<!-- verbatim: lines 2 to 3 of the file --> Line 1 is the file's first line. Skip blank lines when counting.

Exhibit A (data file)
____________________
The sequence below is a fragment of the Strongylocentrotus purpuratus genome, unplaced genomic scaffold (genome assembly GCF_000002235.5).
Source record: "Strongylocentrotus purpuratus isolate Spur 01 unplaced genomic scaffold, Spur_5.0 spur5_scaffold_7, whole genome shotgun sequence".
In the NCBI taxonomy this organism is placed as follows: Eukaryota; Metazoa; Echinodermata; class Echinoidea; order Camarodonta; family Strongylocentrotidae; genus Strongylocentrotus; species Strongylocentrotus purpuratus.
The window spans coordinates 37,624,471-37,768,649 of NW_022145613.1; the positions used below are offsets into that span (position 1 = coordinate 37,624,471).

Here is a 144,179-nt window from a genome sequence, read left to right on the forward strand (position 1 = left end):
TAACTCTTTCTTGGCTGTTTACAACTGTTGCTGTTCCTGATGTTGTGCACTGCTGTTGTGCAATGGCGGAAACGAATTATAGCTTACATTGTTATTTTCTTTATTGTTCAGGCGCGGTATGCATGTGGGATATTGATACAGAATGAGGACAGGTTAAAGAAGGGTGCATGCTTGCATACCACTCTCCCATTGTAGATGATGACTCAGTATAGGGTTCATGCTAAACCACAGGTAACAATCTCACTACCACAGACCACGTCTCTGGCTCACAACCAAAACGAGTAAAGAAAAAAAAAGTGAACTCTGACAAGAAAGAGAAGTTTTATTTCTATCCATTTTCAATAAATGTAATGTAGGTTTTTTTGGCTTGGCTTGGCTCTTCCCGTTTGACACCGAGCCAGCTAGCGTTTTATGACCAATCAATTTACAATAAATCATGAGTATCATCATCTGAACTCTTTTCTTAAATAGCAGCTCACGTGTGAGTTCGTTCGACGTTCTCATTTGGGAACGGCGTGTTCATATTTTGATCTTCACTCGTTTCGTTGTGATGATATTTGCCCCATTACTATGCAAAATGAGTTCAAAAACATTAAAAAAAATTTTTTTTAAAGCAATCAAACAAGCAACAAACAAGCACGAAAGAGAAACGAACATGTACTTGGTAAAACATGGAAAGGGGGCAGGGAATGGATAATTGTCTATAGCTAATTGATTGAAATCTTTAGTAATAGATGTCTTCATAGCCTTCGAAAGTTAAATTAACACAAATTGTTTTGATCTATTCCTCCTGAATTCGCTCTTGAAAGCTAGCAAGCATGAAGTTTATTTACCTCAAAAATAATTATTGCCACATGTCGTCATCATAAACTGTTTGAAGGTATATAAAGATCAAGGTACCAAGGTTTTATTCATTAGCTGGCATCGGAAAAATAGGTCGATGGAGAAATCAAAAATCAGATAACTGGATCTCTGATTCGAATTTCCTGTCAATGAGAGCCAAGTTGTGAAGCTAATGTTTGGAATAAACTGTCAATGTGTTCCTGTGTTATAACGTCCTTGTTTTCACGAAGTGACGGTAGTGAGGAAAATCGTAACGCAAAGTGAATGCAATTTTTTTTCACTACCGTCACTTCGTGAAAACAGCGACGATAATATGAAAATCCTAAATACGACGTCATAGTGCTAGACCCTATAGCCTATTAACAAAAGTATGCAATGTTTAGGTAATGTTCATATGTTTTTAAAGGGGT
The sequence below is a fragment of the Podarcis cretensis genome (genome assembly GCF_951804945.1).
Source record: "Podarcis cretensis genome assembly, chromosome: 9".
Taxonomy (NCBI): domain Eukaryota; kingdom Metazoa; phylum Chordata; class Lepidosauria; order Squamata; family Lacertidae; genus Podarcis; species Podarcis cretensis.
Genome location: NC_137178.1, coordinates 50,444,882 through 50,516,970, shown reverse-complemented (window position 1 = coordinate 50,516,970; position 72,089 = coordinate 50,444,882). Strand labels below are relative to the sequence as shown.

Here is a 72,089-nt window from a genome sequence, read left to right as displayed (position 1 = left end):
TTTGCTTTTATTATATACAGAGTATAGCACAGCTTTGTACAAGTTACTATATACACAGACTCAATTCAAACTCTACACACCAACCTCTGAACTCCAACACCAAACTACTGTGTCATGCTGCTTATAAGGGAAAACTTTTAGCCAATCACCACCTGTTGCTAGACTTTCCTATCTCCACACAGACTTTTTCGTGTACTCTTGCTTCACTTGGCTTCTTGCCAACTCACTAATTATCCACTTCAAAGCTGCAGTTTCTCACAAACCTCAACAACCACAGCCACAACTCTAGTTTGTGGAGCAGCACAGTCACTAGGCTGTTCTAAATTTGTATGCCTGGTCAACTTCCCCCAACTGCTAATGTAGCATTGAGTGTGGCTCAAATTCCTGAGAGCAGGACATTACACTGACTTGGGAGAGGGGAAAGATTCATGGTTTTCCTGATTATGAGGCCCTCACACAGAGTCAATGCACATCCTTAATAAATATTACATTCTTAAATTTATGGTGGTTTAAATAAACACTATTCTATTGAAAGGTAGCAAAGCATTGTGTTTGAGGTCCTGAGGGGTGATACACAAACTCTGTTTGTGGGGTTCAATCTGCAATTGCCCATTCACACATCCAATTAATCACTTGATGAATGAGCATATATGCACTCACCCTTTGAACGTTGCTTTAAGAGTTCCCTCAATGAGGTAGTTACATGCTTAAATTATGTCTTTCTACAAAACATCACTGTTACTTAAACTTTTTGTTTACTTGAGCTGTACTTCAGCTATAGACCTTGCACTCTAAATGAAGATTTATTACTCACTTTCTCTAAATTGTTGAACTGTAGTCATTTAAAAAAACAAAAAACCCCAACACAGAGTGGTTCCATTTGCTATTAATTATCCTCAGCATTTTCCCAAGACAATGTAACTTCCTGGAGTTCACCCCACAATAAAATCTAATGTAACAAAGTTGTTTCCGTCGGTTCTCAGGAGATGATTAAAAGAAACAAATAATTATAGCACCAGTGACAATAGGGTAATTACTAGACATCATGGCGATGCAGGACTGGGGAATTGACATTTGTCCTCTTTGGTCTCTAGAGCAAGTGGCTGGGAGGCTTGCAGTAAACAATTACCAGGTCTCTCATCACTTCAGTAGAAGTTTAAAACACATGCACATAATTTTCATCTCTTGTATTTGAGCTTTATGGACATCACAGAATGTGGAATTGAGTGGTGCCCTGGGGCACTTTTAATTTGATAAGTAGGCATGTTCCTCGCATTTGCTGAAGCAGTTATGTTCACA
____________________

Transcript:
Source record: "Strongylocentrotus purpuratus isolate Spur 01 unplaced genomic scaffold, Spur_5.0 spur5_scaffold_7, whole genome shotgun sequence".
In the NCBI taxonomy this organism is placed as follows: Eukaryota; Metazoa; Echinodermata; class Echinoidea; order Camarodonta; family Strongylocentrotidae; genus Strongylocentrotus; species Strongylocentrotus purpuratus.